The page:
Dog ownership benefits families of children with autism, says a new study, "“Pet Dog Ownership Decisions for Parents of Children With Autism Spectrum Disorder,” published in the Journal of Pediatric Nursing earlier this year. Parents should consider the sensitivities of their children with autism when choosing a pet, especially matching the best type, mix, or breed of dog to the child's abilities to be compatible with the dog. Kids seem to instinctively know what qualities they would like in a dog when it comes to communication and bonding.
Many families face the decision of whether to get a dog. For families of children with autism, the decision can be even more challenging. Now, a University of Missouri researcher has studied dog ownership decisions in families of children with autism and found, regardless of whether they owned dogs, the parents reported the benefits of dog ownership included companionship, stress relief and opportunities for their children to learn responsibility. You also may want to see another article (in PDF format), "Pet Dog Ownership In Families of Children with Autism Spectrum Disorder."
“Children with autism spectrum disorders often struggle with interacting with others, which can make it difficult for them to form friendships,” said Gretchen Carlisle, according to the April 14, 2014 news release, "Dog ownership benefits families of children with autism, University of Missouri (MU) researcher finds." Carlisle is a research fellow at the Research Center for Human-Animal Interaction (ReCHAI) in the University of Missouri (MU) College of Veterinary Medicine. “Children with autism may especially benefit from interacting with dogs, which can provide unconditional, nonjudgmental love and companionship to the children.”
Carlisle interviewed 70 parents of children with autism
Nearly two-thirds of the parents in the study owned dogs, and of those parents, 94 percent reported their children with autism were bonded to their dogs. Even in families without dogs, 70 percent of parents said their children with autism liked dogs. Many dog-owning parents said they specifically chose to get dogs because of the perceived benefits to their children with autism, Carlisle said.
“Dogs can help children with autism by acting as a social lubricant,” Carlisle said, according to the news release. “For example, children with autism may find it difficult to interact with other neighborhood children. If the children with autism invite their peers to play with their dogs, then the dogs can serve as bridges that help the children with autism communicate with their peers.”
Parents of children with autism should consider their children’s sensitivities carefully when choosing a dog in order to ensure a good match between pet and child, Carlisle said, according to the news release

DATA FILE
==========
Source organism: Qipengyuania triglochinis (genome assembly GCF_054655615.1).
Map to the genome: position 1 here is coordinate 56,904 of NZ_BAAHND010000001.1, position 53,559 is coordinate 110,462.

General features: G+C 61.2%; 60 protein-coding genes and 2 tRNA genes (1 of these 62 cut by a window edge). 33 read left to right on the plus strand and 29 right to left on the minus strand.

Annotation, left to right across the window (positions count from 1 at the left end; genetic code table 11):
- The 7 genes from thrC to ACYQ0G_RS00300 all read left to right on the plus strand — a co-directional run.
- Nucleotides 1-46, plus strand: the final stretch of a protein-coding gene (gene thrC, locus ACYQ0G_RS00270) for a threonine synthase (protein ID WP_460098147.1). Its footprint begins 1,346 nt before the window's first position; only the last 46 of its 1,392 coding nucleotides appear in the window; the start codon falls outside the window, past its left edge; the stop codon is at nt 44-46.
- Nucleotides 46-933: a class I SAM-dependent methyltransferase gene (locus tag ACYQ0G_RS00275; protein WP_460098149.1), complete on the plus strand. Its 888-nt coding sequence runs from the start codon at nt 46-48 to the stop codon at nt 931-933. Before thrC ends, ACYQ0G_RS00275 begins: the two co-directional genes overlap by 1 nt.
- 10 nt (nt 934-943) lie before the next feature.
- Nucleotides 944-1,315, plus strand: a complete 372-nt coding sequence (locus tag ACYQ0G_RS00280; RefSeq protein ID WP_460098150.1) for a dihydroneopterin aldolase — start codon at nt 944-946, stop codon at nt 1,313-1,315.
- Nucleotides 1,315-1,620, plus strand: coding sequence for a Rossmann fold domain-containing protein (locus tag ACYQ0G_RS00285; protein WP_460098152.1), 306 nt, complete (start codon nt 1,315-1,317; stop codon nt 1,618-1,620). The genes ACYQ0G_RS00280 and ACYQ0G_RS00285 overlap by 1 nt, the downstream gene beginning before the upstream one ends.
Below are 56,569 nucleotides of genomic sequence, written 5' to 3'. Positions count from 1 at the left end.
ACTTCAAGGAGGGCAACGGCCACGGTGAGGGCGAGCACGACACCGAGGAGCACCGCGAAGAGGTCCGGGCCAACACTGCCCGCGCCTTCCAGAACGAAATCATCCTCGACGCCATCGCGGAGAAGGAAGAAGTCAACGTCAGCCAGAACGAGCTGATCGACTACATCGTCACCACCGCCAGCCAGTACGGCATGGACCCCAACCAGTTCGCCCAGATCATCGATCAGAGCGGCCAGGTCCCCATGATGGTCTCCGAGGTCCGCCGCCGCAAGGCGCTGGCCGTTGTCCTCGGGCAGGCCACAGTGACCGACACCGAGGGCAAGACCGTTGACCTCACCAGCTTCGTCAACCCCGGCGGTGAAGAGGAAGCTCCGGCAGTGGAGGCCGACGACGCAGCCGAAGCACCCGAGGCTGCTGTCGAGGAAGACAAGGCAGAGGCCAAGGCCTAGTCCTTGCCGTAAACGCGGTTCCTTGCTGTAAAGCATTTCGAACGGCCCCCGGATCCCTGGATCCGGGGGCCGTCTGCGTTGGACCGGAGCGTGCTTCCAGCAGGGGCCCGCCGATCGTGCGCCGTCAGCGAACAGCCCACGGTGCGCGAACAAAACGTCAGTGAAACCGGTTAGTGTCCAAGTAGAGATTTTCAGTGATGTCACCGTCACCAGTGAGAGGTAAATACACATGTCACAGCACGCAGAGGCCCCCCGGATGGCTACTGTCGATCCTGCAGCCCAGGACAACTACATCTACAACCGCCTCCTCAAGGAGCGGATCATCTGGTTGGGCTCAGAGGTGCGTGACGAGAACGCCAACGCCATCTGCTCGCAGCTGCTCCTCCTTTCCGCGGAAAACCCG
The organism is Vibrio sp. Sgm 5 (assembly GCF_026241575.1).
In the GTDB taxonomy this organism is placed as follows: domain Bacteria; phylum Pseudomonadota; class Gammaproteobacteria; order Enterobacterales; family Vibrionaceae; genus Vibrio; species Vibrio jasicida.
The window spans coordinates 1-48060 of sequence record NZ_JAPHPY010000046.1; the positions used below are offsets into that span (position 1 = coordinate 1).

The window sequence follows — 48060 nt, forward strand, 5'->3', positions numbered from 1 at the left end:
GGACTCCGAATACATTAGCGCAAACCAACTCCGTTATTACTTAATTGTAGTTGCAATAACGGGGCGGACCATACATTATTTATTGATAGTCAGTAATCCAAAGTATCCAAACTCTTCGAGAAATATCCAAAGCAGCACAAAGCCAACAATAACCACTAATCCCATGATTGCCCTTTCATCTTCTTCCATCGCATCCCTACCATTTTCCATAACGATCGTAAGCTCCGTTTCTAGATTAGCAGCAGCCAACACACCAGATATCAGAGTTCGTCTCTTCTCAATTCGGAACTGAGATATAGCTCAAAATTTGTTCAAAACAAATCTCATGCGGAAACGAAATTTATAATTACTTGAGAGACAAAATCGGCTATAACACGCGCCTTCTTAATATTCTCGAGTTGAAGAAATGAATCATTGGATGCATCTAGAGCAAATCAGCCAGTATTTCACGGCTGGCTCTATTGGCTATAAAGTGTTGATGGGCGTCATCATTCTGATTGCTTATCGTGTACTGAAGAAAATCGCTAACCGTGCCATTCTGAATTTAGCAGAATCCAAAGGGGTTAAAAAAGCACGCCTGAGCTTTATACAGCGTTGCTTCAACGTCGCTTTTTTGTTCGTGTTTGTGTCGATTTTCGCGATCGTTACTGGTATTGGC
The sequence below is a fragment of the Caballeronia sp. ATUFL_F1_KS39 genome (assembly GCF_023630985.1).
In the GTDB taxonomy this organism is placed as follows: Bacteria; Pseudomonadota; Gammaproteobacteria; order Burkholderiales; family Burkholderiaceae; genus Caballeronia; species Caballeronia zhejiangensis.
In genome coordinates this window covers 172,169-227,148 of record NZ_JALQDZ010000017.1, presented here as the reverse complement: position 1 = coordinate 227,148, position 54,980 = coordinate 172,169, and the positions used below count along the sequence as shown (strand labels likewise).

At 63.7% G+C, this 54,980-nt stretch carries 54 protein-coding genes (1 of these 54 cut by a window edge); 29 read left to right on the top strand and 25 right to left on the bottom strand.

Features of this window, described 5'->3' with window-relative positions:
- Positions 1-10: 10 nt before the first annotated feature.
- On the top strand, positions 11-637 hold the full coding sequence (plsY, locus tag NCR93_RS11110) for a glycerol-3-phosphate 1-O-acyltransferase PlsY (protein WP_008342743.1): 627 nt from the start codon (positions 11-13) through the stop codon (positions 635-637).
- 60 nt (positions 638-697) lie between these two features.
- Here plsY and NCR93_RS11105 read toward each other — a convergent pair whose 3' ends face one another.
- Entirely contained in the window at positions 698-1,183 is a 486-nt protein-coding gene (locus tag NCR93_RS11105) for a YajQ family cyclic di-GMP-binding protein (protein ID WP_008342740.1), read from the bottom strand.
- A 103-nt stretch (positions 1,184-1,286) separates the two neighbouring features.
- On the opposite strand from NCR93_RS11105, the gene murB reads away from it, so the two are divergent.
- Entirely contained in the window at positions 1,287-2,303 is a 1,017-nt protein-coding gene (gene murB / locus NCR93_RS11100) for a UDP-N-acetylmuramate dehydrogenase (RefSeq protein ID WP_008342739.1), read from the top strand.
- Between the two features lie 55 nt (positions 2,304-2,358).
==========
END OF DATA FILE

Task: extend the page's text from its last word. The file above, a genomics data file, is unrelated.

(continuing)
“Bringing a dog into any family is a big step, but for families of children with autism, getting a dog should be a decision that’s taken very seriously,” Carlisle said in the news release. “If a child with autism is sensitive to loud noises, choosing a dog that is likely to bark will not provide the best match for the child and the family. If the child has touch sensitivities, perhaps a dog with a softer coat, such as a poodle, would be better than a dog with a wiry or rough coat, such as a terrier.”
Carlisle recommends parents involve their children with autism when choosing a dog
“Many children with autism know the qualities they want in a dog,” Carlisle said, according to the news release. “If parents could involve their kids in choosing dogs for their families, it may be more likely the children will have positive experiences with the animals when they are brought home.”
Although her study only addressed dog ownership among families affected by autism, Carlisle said dogs might not be the best pet for every child with autism. “If you know one child with autism, you know one child with autism,” Carlisle said, according to the news release. “Dogs may be best for some families, although other pets such as cats, horses or rabbits might be better suited to other children with autism and their particular sensitivities and interests.”
“This research adds scientific credibility to the benefits of human-animal interaction,” said Rebecca Johnson, a professor at the MU College of Veterinary Medicine, director of ReCHAI, and the Millsap Professor of Gerontological Nursing in the MU Sinclair School of Nursing. “This research helps us understand the role of companion animals in improving the lives of children with autism and helps health professionals learn how to best guide families in choosing pets for their families.”
You also may wish to check out the nonprofit organization, "Autism Dogs for Children." Known as SDWR.org, the orgnization has developed a proprietary and unique program for training dogs to support individuals on the autism spectrum and their families. Not only can service dogs provide a calming effect for the child on the autism spectrum, there are a number of tasks the dogs can be taught.
Or see, "Autism Assistance Dog - 4 Paws For Ability." 4 Paws was the first agency in the United States to begin placing highly skilled Autism Assistance Dogs and the first agency known to place these assistance dogs with tracking skills. As long as the child’s physician approves the dog and it is safe to place a dog in the home, no family is turned away, notes the agency's website.